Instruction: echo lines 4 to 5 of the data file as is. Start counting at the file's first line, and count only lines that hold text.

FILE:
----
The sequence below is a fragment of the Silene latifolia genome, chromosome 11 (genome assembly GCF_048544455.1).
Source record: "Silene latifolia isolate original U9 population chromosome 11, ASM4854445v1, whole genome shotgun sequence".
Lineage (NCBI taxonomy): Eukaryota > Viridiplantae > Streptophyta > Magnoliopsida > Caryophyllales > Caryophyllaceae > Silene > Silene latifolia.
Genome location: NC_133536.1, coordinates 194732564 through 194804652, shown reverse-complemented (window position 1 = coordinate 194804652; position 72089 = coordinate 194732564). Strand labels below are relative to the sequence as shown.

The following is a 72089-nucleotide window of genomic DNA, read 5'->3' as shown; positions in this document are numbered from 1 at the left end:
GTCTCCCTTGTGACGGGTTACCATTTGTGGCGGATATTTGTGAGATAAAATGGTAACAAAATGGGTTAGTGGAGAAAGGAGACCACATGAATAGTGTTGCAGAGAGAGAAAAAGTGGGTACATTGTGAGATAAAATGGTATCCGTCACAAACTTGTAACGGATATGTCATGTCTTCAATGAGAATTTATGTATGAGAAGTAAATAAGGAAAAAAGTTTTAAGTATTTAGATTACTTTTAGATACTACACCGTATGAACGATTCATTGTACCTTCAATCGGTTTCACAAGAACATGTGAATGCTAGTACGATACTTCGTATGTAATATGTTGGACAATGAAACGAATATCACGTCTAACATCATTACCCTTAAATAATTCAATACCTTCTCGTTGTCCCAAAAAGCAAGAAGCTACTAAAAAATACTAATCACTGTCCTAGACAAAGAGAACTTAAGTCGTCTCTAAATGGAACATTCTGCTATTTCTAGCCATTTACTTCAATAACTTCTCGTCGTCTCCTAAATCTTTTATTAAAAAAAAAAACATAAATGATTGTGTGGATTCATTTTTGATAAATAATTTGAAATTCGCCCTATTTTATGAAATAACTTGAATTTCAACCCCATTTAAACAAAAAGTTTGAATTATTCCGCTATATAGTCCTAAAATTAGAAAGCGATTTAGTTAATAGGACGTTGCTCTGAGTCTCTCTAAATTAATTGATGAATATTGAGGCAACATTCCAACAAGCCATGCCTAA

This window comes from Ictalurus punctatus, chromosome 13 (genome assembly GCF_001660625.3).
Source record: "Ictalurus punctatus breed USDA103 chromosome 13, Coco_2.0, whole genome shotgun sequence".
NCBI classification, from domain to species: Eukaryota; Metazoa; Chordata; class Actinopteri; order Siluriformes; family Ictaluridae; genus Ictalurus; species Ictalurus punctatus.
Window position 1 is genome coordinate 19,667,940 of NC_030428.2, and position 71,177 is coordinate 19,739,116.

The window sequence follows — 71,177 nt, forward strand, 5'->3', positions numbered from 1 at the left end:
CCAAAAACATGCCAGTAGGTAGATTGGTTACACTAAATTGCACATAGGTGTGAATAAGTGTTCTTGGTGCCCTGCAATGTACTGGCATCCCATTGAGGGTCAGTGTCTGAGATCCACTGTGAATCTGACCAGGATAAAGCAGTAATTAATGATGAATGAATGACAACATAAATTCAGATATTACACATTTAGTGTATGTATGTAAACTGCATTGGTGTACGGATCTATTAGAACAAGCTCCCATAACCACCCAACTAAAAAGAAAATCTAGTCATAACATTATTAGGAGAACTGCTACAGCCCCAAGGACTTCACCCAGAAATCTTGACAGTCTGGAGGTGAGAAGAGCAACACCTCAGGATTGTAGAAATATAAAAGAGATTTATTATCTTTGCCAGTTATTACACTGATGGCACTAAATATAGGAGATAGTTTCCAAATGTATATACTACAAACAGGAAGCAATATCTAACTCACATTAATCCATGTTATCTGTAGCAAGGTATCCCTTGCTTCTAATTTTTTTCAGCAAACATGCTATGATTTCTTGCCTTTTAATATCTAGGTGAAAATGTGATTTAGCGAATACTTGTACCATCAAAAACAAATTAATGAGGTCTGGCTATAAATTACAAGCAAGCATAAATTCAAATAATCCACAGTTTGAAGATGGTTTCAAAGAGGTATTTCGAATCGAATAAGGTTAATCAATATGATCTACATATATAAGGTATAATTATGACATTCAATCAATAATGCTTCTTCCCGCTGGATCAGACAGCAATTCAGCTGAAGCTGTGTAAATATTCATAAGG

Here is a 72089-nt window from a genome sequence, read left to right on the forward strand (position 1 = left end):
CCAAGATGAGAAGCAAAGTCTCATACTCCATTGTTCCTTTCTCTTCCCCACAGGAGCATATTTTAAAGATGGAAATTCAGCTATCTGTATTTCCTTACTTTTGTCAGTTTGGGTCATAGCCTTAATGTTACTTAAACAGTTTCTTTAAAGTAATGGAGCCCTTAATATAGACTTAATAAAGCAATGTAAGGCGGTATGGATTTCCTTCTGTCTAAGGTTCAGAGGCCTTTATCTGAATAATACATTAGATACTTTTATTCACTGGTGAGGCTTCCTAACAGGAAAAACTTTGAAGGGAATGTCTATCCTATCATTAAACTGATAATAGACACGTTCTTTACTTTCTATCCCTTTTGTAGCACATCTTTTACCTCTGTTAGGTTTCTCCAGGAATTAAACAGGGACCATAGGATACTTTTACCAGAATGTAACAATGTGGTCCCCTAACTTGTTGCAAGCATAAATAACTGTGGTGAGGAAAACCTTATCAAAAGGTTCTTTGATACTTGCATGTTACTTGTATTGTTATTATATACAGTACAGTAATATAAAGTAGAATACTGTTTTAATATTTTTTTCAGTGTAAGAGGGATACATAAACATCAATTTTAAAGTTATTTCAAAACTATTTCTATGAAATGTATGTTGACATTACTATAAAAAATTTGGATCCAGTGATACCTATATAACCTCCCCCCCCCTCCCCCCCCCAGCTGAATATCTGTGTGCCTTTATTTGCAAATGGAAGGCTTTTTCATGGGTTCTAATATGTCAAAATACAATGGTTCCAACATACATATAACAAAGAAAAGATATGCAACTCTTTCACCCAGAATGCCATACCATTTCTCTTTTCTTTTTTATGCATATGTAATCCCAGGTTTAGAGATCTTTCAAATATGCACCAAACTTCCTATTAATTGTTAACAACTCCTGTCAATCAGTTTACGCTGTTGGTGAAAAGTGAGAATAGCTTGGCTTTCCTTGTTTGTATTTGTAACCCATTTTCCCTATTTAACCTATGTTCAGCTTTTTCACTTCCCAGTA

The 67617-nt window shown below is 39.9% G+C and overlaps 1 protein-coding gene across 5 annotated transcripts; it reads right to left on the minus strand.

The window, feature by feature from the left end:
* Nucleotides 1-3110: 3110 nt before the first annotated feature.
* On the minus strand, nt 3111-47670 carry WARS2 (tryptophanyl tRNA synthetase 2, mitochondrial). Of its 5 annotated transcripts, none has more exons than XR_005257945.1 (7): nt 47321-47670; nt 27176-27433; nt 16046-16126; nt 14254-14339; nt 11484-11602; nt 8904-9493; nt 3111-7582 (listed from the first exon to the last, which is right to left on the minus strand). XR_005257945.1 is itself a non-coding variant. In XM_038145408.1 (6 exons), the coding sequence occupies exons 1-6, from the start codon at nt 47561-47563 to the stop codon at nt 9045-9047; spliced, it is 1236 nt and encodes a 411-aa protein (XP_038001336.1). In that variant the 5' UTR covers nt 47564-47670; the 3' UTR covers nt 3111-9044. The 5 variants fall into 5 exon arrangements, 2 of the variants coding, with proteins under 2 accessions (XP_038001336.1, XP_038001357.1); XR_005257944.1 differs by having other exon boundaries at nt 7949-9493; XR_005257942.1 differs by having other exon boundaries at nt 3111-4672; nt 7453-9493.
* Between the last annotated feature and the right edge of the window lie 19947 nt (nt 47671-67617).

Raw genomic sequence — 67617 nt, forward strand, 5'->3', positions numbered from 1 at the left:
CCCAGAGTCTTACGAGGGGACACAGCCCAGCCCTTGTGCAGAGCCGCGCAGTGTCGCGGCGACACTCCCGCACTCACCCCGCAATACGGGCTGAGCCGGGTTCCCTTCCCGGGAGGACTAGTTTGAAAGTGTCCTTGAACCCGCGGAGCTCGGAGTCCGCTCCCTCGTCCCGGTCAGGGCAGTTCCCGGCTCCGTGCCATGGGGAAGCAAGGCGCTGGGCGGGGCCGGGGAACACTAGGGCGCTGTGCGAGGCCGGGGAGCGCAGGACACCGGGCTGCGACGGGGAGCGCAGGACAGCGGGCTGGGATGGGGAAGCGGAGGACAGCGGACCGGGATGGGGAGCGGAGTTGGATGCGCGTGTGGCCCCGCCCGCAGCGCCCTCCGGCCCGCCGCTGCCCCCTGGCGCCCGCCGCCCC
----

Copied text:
Genome location: NC_133536.1, coordinates 194732564 through 194804652, shown reverse-complemented (window position 1 = coordinate 194804652; position 72089 = coordinate 194732564). Strand labels below are relative to the sequence as shown.

The following is a 72089-nucleotide window of genomic DNA, read 5'->3' as shown; positions in this document are numbered from 1 at the left end: